I fear as a nation we simply do not understand what care involves. The complexities of it and the fact that it cannot be rushed. We don’t place enough value of the importance of human interaction and the joy and comfort that it can bring. We don’t see care as an investment a compassionate society should be making, but rather see it as an annoying drain on resources that must be cut back to the bone. We bypass basic human rights, we tolerate the fact that it is undignified and lacking in compassion, and ultimately ignore the reality that it’s dangerous to try and provide care within 15-minute windows. We effectively treat prisoners better.

Yes social care needs more money, and sadly I don’t hold the purse strings, but it also needs an overhaul. Councils, commissioners and care agencies need to look at themselves and be honest – are they really proud of the work that they do? Can they achieve what they expect the average care worker to achieve in 15-minutes, and have they ever put themselves into the shoes of the person needing care?

I challenge you – time yourself. How much can you get done in 15-minutes that involves your personal care, basic nutrition and hydration, and caters for your need to be kept warm? Then consider how mobility problems, reduction in your sight and/or hearing, or any other medical problem might affect your ability to fulfil those needs. Then factor in having someone to help you so that you can overcome the limitations your body places on you. Then check your watch. I guarantee that you will need far longer than 15-minutes to achieve this.

Until next time…

You can follow me on Twitter: @bethyb1886
Like D4Dementia on Facebook

5 thoughts on “15-minutes of shame

  1. Thank you for sharing your family's experiences Janet. I agree that there are huge structural and funding issues in relation to care and support.

  2. Thank you Beth for your recent blog. I can relate to your experience with your Dad as a I had a very similar experience with my Dad.

    What I would like to say about care generally is that it is being privatised by central government. This government holds the purse strings. There is a gross shortage of care places in commercial specialist homes and for those needing specialist care in their own homes. In my experience the only care offered was from agencies, private agencies. The responsibility for overall care of its citizens should be from the state. Fair taxation (which is not happening) would adequately fund those in need. More doctors, nurses, carers and proper funding is absolutely vital – this should be seen as investment and not a burden so as to create a caring and compassionate society towards its elders.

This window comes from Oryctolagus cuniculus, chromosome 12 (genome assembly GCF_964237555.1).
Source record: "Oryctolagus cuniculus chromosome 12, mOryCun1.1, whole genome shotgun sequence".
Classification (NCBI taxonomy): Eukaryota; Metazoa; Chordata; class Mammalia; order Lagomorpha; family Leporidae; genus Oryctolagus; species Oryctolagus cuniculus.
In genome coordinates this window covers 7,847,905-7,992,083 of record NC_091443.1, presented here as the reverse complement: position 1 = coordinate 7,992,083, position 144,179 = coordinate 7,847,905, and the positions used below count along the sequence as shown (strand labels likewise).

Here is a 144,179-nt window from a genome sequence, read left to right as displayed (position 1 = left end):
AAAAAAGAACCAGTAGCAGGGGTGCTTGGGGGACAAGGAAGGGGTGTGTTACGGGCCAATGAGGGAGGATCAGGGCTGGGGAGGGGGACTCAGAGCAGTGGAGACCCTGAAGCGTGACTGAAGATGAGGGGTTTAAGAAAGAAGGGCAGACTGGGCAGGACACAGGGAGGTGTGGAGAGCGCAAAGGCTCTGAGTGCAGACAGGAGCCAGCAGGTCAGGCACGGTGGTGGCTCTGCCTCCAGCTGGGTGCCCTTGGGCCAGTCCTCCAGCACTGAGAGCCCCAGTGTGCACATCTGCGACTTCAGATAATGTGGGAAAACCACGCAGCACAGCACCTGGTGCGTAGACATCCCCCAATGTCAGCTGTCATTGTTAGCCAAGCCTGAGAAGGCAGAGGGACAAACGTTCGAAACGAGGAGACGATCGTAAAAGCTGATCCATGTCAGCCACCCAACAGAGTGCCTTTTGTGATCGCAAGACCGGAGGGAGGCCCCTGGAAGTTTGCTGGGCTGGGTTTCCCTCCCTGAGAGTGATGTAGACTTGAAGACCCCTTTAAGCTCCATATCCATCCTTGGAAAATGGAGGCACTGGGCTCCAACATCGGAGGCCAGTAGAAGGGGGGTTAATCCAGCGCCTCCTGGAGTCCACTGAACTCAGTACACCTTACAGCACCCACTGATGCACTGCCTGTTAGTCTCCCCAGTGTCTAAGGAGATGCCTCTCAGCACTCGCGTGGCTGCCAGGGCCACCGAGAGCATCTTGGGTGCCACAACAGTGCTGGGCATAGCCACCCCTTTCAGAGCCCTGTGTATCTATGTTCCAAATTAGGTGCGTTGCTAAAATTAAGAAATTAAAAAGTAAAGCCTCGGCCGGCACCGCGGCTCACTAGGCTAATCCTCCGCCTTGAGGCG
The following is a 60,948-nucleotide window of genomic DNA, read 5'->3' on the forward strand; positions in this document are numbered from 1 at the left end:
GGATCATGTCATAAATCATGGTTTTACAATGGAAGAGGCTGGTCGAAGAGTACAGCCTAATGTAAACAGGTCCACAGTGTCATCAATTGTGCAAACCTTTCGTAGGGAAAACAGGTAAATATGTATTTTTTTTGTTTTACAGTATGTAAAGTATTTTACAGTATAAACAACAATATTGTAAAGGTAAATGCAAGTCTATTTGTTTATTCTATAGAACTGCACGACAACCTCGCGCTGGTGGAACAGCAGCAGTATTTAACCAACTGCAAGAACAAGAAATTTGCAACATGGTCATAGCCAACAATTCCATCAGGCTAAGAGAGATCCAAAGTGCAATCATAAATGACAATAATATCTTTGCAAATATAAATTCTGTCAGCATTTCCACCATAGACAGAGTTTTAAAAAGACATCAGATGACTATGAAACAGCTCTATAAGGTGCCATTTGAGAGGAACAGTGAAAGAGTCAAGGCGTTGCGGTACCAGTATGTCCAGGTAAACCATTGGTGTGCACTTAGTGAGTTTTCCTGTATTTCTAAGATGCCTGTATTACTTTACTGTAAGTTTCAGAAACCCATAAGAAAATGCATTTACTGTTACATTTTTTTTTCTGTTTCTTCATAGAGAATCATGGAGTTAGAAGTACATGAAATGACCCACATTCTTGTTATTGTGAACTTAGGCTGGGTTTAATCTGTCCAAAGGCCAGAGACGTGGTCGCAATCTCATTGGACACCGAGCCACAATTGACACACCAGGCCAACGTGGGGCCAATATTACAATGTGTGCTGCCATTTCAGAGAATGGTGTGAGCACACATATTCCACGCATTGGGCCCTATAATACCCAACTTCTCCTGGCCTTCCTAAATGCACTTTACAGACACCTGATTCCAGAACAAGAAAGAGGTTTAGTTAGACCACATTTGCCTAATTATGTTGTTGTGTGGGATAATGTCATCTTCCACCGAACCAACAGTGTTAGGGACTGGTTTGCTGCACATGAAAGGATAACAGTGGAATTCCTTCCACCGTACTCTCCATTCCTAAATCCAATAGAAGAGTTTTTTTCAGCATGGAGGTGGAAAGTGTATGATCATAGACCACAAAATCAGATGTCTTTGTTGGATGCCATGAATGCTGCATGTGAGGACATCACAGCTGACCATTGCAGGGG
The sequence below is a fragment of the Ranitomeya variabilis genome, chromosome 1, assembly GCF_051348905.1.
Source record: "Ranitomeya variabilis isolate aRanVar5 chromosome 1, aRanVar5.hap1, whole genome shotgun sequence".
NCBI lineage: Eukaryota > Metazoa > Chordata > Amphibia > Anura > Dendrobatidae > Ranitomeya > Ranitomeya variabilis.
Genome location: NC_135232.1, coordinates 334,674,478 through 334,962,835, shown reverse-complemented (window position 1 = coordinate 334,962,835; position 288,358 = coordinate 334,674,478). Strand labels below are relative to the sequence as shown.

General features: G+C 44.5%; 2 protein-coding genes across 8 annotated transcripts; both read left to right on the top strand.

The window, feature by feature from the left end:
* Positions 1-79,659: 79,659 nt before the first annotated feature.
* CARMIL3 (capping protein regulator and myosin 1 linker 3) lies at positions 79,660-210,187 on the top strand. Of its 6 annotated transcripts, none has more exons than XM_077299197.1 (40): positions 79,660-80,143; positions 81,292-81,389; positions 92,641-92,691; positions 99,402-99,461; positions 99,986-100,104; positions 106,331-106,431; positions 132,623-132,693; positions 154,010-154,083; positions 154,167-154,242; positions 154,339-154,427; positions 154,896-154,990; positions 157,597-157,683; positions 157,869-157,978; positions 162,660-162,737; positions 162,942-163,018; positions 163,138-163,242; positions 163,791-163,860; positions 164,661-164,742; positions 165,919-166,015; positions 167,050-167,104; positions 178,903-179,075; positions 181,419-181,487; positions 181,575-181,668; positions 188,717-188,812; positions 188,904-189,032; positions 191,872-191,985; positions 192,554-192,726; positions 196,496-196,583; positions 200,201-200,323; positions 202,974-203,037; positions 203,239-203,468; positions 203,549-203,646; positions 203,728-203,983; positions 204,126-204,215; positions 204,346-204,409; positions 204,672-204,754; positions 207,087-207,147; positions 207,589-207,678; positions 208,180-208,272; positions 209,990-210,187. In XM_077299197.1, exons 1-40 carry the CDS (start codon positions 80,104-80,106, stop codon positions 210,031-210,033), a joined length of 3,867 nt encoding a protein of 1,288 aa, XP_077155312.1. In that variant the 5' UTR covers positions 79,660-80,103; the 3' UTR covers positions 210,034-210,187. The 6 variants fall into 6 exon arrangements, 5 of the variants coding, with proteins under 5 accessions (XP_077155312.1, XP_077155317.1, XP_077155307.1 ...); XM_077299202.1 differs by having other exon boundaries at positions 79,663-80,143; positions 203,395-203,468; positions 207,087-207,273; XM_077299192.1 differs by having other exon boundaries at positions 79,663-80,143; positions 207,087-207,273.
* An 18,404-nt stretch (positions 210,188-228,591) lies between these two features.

If my Dad had realised what was happening to him in the care system after he gave six years of his life in WWII he would surely be appalled. He was an exceedingly generous man, giving time in his retirement to others in need. He was a fantastic listener and contributed to the wellbeing of others. To be subjected to a care system that robs people of their savings and having to be dependent on the financial market would indeed pain him. It seems in this society if you have money and power you can claim anything. Private agencies operate in a market environment so if they can get away with 15 minutes care for someone they will.

    I say, keep care public and properly funded – it can be done if there is a will.

  3. Actually 15 mins is enough for some of the care visits my Mum needs – I've seen that regularly when I visit. She is a self payer and we've scheduled longer visits when those are needed. But my fear is that this campaign against 15 min visits will either inflate her bills even more than the enormous sum they are also already or will result in her needing to have fewer, longer visits which I think would actually be worse.

  4. Very valid commentary Beth and this whole care situation is very frightening. Some days my mum can't even get to the loo and back in 15 minutes. Our experience of home care was not a good one even without a 15 minute limit.

Comments are closed.